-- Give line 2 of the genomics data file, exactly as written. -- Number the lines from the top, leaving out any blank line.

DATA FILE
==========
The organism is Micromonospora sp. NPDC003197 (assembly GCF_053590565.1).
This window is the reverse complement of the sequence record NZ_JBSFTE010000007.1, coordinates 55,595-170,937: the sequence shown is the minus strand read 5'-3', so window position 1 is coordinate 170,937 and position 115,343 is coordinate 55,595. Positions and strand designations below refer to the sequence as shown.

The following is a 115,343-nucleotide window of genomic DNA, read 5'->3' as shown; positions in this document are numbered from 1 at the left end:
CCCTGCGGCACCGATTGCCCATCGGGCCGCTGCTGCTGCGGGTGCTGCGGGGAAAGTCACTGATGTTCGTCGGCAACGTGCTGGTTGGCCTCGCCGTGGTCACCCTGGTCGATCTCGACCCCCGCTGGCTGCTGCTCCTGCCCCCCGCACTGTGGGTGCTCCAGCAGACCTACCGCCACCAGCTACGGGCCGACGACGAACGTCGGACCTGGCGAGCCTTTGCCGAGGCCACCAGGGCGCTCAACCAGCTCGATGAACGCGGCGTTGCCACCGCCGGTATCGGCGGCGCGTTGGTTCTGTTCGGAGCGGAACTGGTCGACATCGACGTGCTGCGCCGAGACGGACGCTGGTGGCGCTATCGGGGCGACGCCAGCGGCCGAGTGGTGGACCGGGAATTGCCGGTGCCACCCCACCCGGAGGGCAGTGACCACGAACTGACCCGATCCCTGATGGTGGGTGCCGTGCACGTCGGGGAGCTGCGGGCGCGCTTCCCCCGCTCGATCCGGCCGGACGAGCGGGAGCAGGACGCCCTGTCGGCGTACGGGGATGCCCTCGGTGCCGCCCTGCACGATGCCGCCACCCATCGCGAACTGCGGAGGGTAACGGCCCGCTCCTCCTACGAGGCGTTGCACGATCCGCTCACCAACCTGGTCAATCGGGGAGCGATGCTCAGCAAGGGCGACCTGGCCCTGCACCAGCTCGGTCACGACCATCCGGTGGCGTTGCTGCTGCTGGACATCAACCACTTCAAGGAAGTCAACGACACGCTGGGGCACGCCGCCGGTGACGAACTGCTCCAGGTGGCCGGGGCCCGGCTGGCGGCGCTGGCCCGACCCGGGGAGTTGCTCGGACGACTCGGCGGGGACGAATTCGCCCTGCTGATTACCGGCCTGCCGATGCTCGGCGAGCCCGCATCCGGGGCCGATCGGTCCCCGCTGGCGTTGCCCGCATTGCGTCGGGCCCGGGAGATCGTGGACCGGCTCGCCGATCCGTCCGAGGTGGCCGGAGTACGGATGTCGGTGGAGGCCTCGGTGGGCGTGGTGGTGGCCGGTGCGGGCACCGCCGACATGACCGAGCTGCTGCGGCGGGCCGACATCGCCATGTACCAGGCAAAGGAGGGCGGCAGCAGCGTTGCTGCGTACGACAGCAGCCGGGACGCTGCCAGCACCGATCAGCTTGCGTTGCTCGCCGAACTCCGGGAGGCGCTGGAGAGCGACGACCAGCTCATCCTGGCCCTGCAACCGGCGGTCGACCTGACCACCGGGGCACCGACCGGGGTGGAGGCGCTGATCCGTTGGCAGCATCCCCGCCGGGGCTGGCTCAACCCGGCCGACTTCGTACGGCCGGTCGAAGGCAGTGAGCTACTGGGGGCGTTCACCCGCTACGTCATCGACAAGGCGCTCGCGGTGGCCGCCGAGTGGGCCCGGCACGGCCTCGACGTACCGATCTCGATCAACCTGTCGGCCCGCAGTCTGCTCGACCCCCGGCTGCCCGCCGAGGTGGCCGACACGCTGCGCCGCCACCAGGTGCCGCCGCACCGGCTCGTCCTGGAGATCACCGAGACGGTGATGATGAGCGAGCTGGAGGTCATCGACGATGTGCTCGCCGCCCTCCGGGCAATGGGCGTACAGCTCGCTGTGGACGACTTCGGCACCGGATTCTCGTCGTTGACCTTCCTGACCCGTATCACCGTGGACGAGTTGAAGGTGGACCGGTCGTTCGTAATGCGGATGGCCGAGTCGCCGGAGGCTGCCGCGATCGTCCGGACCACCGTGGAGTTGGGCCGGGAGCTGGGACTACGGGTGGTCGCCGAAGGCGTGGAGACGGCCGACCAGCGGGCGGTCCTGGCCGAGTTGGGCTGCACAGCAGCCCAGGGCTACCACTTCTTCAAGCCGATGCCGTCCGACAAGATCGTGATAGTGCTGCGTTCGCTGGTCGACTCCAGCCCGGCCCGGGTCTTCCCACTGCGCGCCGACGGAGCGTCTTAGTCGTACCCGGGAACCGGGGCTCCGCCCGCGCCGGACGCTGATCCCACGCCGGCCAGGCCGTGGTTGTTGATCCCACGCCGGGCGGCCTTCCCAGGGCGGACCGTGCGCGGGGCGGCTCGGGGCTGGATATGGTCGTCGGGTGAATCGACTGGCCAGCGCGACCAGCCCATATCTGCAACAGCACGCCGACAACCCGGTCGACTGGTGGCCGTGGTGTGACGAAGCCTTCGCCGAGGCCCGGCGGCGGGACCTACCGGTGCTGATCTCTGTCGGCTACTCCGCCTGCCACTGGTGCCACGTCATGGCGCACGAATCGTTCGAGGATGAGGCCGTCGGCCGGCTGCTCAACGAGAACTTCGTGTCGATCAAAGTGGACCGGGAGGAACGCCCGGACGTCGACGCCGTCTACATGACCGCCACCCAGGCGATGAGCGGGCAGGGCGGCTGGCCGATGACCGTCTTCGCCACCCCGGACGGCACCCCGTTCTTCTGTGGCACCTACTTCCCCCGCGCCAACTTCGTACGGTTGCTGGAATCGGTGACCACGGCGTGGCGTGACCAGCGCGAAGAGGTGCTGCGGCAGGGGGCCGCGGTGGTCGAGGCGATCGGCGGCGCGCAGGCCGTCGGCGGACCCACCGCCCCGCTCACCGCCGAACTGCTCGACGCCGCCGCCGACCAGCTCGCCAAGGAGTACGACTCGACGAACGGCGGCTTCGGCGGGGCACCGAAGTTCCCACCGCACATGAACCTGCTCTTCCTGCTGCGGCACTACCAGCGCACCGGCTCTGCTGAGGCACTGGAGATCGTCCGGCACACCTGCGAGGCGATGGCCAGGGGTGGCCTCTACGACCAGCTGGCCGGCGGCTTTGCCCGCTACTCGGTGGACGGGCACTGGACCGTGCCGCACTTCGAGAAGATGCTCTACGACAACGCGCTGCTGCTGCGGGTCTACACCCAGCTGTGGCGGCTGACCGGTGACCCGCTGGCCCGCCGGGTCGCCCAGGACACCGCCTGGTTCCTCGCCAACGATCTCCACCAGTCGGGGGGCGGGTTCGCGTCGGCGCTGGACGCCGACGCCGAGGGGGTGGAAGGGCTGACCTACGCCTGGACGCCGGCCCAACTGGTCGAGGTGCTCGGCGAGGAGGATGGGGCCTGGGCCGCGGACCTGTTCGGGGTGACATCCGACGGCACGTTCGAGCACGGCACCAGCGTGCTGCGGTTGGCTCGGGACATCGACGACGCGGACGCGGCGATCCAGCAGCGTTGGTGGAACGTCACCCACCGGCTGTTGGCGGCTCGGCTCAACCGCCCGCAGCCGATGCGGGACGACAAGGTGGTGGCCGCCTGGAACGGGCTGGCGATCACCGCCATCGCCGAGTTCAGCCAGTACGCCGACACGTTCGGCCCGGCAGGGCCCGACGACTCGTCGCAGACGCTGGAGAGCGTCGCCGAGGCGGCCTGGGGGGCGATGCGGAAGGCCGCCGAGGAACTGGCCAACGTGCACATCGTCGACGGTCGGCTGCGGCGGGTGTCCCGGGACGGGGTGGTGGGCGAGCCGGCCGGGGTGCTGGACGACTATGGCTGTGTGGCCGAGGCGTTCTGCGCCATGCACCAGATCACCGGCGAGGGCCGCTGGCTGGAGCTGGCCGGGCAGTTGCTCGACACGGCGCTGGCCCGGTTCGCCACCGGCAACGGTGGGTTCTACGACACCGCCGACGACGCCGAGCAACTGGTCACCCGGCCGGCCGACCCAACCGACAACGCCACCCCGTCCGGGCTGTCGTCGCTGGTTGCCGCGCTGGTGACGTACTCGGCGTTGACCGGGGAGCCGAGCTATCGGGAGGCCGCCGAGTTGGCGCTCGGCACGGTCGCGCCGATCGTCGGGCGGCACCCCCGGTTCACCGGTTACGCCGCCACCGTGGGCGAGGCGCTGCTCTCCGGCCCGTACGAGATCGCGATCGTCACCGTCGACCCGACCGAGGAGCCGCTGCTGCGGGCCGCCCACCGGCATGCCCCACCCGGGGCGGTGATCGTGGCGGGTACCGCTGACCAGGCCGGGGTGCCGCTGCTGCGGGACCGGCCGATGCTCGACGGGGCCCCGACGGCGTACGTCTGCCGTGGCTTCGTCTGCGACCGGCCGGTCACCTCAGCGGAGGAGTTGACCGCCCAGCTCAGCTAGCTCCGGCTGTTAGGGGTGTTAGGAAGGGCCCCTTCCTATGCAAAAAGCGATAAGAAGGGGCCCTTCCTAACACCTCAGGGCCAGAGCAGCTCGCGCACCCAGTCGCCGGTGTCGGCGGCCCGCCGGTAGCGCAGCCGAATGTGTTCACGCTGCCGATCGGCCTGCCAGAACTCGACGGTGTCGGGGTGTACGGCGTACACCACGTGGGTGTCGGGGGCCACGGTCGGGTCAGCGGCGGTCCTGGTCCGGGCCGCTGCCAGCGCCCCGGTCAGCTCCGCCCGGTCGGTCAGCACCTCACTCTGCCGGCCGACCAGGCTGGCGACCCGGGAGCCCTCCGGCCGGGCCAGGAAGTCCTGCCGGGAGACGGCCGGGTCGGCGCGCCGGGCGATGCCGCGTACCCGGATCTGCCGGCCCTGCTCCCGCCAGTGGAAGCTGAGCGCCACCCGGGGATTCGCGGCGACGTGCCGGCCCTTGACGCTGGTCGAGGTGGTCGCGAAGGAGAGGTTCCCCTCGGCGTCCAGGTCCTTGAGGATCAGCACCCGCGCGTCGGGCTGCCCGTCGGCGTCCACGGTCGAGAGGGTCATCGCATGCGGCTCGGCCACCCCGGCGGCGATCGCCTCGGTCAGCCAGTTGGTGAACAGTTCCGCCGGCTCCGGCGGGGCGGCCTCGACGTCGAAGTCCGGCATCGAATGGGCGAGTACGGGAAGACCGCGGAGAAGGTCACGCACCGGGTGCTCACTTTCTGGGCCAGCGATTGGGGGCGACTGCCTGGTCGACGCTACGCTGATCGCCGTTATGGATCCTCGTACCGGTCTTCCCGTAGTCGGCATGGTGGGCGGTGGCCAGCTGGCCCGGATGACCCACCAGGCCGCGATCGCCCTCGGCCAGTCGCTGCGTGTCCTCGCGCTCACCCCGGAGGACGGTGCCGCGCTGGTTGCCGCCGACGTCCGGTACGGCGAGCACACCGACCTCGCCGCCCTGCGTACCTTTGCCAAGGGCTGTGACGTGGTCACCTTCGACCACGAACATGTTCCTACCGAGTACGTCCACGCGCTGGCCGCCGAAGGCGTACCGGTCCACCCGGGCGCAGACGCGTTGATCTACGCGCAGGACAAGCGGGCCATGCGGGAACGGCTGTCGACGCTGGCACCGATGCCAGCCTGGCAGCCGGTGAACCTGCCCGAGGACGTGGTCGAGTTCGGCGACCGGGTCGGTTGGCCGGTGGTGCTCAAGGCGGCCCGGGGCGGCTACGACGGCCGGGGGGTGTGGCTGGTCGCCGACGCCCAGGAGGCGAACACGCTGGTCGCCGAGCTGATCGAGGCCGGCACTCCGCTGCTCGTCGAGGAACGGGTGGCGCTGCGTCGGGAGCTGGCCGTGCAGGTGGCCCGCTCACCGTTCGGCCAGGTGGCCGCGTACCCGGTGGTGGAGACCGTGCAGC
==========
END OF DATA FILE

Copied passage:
This window is the reverse complement of the sequence record NZ_JBSFTE010000007.1, coordinates 55,595-170,937: the sequence shown is the minus strand read 5'-3', so window position 1 is coordinate 170,937 and position 115,343 is coordinate 55,595. Positions and strand designations below refer to the sequence as shown.